Scheduled System Maintenance:
On Monday, April 27th, IEEE Xplore will undergo scheduled maintenance from 1:00 PM - 3:00 PM ET (17:00 - 19:00 UTC). No interruption in service is anticipated.
By Topic

Scalable parallel I/O alternatives for massively parallel partitioned solver systems

Sign In

Cookies must be enabled to login.After enabling cookies , please use refresh or reload or ctrl+f5 on the browser for the login options.

Formats Non-Member Member
$31 $13
Learn how you can qualify for the best price for this item!
Become an IEEE Member or Subscribe to
IEEE Xplore for exclusive pricing!
close button

puzzle piece

IEEE membership options for an individual and IEEE Xplore subscriptions for an organization offer the most affordable access to essential journal articles, conference papers, standards, eBooks, and eLearning courses.

Learn more about:

IEEE membership

IEEE Xplore subscriptions

6 Author(s)
Jing Fu ; Dept. of Comput. Sci., Rensselaer Polytech. Inst., Troy, NY, USA ; Ning Liu ; Sahni, O. ; Jansen, K.E.
more authors

With the development of high-performance computing, I/O issues have become the bottleneck for many massively parallel applications. This paper investigates scalable parallel I/O alternatives for massively parallel partitioned solver systems. Typically such systems have synchronized ¿loops¿ and will write data in a well defined block I/O format consisting of a header and data portion. Our target use for such an parallel I/O subsystem is checkpoint-restart where writing is by far the most common operation and reading typically only happens during either initialization or during a restart operation because of a system failure. We compare four parallel I/O strategies: 1 POSIX File Per Processor (1PFPP), a synchronized parallel IO library (syncIO), ¿Poor-Man's¿ Parallel I/O (PMPIO) and a new ¿reduced blocking¿ strategy (rbIO). Performance tests using real CFD solver data from PHASTA (an unstructured grid finite element Navier-Stokes solver) show that the syncIO strategy can achieve a read bandwidth of 6.6GB/Sec on Blue Gene/L using 16K processors which is significantly faster than 1PFPP or PMPIO approaches. The serial ¿token-passing¿ approach of PMPIO yields a 900 MB/sec write bandwidth on 16K processors using 1024 files and 1PFPP achieves 600 MB/sec on 8K processors while the ¿reduced-blocked¿ rbIO strategy achieves an actual writing performance of 2.3GB/sec and perceived/latency hiding writing performance of more than 21,000 GB/sec (i.e., 21TB/sec) on a 32,768 processor Blue Gene/L.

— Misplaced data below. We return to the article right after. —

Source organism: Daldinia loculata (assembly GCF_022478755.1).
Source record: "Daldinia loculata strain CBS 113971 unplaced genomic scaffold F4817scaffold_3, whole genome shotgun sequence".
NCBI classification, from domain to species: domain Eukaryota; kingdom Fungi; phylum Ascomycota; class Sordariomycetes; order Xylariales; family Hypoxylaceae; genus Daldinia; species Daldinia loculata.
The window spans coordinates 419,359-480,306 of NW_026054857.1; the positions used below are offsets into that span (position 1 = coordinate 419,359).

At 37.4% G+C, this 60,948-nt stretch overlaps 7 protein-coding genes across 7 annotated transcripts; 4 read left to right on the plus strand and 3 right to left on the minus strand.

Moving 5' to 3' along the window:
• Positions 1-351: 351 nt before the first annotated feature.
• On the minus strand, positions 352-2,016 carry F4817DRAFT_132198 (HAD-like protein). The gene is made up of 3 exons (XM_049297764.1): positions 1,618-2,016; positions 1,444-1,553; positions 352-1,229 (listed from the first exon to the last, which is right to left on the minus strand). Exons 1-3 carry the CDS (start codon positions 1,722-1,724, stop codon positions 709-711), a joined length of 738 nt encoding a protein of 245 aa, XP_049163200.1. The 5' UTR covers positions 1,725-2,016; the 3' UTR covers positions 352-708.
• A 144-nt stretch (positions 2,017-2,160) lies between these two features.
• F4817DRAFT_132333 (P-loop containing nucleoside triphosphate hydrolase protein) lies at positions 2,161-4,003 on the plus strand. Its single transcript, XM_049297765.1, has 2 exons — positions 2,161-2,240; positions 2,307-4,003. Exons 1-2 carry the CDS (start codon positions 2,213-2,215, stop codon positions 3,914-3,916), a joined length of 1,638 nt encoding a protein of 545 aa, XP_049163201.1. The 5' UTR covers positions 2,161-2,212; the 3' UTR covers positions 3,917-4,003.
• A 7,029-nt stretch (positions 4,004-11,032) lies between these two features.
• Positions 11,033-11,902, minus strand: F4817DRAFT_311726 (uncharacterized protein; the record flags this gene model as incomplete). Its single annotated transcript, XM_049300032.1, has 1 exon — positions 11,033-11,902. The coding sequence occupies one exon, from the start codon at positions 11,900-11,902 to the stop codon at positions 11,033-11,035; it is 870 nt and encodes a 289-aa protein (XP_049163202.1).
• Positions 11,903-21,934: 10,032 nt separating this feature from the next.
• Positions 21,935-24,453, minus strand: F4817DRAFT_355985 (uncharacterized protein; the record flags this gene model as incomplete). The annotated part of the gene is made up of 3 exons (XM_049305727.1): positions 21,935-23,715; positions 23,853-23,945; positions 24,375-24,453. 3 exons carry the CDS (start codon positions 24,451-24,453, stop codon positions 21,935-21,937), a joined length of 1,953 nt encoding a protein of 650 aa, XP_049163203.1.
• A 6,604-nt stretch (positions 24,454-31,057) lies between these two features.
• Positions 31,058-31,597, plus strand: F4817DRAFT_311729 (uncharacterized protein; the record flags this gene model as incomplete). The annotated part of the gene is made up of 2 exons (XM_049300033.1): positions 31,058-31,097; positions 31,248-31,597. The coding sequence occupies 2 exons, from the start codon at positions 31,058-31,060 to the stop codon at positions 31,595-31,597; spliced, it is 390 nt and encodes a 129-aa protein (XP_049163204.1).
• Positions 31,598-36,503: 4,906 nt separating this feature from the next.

Published in:

Parallel & Distributed Processing, Workshops and Phd Forum (IPDPSW), 2010 IEEE International Symposium on

Date of Conference:

19-23 April 2010